Not many singer/songwriters combine vocal grace, outstanding lyric writing and superb command of the rhythms they play to as effectively as Karen Savoca. Then again, not many singer/songwriters are percussionists as well. A couple of years ago Savoca and her guitarist and partner Pete Heitzman replaced Gil Scott Heron on the main stage at the Vancouver Folk Festival. It was a good choice. Heron’s full-on, proto hip-hop, funky jazz and uncompromising lyrics in songs like “The Revolution Will Not be Televised," have made him an elder statesman in the crossover territory between musical styles.
He’s not an easy act to replace.
But Savoca, who produces her own recordings in the same uncompromising spirit, plays a soulful, expansive musical blend that mixes funk, Motown, Latin and even Celtic and East Indian rhythms with achingly beautiful lyrics, as emotionally uncompromising as Heron’s are political. Heitzman’s astonishing guitar accompaniment seamlessly completes the sound, sometimes with a melody, sometimes with an inventive, atmospheric style that can take your breath away. Not only was the Savoca/Heitzman duo a hit, they out-sold every other featured artist in the CD tent at the festival, and were brought back to perform on the main stage again the following year.
Savoca’s last appearance in Missoula was just over a year ago on a tour with Greg Brown. This year she returns to play a benefit concert for the Clark Fork Coalition at the Blue Heron on Oct. 23. For those who need a memory jog, the Clark Fork Coalition is the water quality watchdog that has been hounding the Missoula public to support cleanup and dam removal at the Milltown Dam Superfund Toxic Waste Site (They’re the folks who brought you the ’50s retro “Ski Milltown” billboard on Stephens Avenue. Says one of the billboard’s fans. “I almost wrecked my bike when I saw that sign, I was laughing so hard.”)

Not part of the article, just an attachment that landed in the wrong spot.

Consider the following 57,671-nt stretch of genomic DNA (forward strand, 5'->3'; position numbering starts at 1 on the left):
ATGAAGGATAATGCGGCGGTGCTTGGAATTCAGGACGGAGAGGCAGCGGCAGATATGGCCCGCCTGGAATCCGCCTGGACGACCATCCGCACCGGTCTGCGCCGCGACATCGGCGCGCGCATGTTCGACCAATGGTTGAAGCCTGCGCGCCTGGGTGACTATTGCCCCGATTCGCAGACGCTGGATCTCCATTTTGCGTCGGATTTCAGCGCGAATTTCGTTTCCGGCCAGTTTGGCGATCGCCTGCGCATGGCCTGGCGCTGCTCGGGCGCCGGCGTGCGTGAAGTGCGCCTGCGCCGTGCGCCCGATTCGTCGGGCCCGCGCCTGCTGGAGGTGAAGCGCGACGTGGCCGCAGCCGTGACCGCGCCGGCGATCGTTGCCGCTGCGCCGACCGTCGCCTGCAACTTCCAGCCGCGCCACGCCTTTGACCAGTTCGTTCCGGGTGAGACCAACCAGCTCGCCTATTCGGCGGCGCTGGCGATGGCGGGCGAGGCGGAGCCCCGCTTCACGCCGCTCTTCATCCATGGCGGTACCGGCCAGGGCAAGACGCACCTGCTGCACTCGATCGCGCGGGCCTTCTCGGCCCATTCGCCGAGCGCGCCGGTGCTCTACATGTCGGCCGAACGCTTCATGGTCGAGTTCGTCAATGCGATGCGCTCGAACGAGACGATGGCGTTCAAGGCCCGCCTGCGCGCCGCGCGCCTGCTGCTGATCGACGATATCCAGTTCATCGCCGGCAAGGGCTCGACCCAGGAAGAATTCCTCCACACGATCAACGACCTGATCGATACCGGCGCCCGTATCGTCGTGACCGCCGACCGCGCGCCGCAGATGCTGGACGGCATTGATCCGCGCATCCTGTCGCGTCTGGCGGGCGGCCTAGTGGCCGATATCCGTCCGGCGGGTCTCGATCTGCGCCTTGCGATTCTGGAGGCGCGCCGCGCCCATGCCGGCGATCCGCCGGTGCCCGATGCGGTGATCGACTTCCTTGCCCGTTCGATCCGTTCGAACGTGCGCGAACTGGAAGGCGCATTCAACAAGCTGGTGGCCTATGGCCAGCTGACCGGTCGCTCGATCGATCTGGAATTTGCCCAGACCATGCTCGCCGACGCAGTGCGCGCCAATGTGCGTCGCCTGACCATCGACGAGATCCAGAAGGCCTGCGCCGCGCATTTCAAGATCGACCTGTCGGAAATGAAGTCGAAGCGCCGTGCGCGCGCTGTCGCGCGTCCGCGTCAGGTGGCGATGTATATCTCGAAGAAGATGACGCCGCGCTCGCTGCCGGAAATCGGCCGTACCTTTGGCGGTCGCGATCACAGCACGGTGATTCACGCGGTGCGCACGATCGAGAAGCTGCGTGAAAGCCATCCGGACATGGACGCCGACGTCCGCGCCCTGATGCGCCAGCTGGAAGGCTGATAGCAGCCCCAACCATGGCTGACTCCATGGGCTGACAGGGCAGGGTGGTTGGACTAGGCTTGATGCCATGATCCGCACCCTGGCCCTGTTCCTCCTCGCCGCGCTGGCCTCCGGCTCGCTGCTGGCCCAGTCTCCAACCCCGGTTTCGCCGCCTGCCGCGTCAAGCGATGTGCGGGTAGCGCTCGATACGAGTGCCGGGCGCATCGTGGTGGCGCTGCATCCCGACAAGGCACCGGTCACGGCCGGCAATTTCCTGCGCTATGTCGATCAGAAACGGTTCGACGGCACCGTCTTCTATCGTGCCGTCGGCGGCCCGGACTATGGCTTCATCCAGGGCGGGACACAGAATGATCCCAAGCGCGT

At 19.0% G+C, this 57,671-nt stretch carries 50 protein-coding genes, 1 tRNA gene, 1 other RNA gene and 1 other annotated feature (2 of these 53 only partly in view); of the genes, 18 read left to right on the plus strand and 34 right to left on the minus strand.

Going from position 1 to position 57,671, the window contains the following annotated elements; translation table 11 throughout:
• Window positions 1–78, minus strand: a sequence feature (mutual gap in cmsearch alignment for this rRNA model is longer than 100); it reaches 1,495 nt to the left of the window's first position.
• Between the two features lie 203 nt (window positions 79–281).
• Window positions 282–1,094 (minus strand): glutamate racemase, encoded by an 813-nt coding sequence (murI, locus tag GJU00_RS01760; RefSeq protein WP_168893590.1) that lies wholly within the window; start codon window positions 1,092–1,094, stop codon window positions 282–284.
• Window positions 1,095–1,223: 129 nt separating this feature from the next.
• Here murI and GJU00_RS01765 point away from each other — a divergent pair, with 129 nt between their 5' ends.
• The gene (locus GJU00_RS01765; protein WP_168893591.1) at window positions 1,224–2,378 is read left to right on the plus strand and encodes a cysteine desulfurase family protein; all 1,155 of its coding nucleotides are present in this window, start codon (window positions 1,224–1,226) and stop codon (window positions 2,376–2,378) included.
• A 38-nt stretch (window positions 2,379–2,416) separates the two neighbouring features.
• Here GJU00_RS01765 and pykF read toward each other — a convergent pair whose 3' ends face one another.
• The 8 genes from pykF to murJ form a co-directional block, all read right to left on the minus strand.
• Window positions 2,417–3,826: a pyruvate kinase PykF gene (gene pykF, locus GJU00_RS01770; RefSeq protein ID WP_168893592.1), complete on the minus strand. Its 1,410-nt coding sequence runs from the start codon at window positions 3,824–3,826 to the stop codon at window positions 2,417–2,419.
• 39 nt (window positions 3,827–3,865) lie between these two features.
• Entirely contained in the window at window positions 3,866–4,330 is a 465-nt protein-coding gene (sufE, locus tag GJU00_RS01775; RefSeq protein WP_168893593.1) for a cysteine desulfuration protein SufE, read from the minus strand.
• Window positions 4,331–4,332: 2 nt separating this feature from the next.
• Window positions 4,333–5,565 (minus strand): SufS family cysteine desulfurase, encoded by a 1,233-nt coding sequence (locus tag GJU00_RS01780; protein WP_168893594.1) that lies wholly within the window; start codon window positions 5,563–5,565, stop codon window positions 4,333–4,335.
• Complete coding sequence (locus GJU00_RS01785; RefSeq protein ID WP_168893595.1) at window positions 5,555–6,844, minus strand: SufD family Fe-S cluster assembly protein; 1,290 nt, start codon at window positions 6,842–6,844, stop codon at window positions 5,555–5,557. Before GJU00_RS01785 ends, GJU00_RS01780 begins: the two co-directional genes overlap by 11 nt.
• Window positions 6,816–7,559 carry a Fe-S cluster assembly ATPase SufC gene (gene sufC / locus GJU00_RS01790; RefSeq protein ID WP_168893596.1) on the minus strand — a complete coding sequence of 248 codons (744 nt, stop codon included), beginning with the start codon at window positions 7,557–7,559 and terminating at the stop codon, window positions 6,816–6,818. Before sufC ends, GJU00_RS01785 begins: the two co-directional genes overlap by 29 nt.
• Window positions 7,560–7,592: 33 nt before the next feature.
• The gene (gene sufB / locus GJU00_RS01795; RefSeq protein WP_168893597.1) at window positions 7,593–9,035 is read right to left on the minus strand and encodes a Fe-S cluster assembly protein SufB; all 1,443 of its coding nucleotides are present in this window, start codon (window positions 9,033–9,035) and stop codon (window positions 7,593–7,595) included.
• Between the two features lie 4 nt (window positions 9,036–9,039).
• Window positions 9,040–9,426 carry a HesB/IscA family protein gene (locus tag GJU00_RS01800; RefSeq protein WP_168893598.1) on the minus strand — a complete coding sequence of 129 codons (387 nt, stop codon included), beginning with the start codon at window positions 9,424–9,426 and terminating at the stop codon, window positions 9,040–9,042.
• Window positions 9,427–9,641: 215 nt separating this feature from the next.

Pete Heitzman says of their upcoming performance, “It’s good to be doing something positive for the world, in the midst of all the craziness” these days. Tracy Stone-Manning, the director at the Clark Fork Coalition, seconds that emotion, saying she is thrilled about Savoca’s appearance here.
“They have such a good spirit about them, it’s infectious,” she says. “It will be good to have them using their music to get people excited about [the Coalition’s] efforts.”
Stone-Manning describes the Clark Fork Coalition as a science-based organization whose mission is to protect and restore water quality in the Clark Fork River Basin. Their working territory extends from the river’s headwaters around Anaconda and Butte all the way to Lake Pend Oreille in northern Idaho, and includes all the drainages that feed into the Clark Fork River. The organization has been at the forefront of some of the most important campaigns to protect water quality in the last 16 years. Their last, greatest success was the defeat of the proposed Seven-Up Pete joint mining venture near Lincoln on the Blackfoot River.
A lot of work goes into keeping the Coalition membership involved and proactive on behalf of the river. “The day-to-day challenges,” Stone-Manning says, “have had us and our supporters standing up to risky hard-rock mines, calling for removal of an obsolete dam, brokering pollution-reduction agreements, spurring bans on phosphate detergents, forcing cleaner road building, pressing for cleanup at toxic waste sites, going after federal funds for reducing nutrient pollution, and pushing for water-sensitive and sustainable growth policies.”
If that sounds like the kind of work you think needs doing in our community, and our watershed, Stone-Manning invites you to join the fun. If you can, though, come on down to the Blue Heron and dance a little first.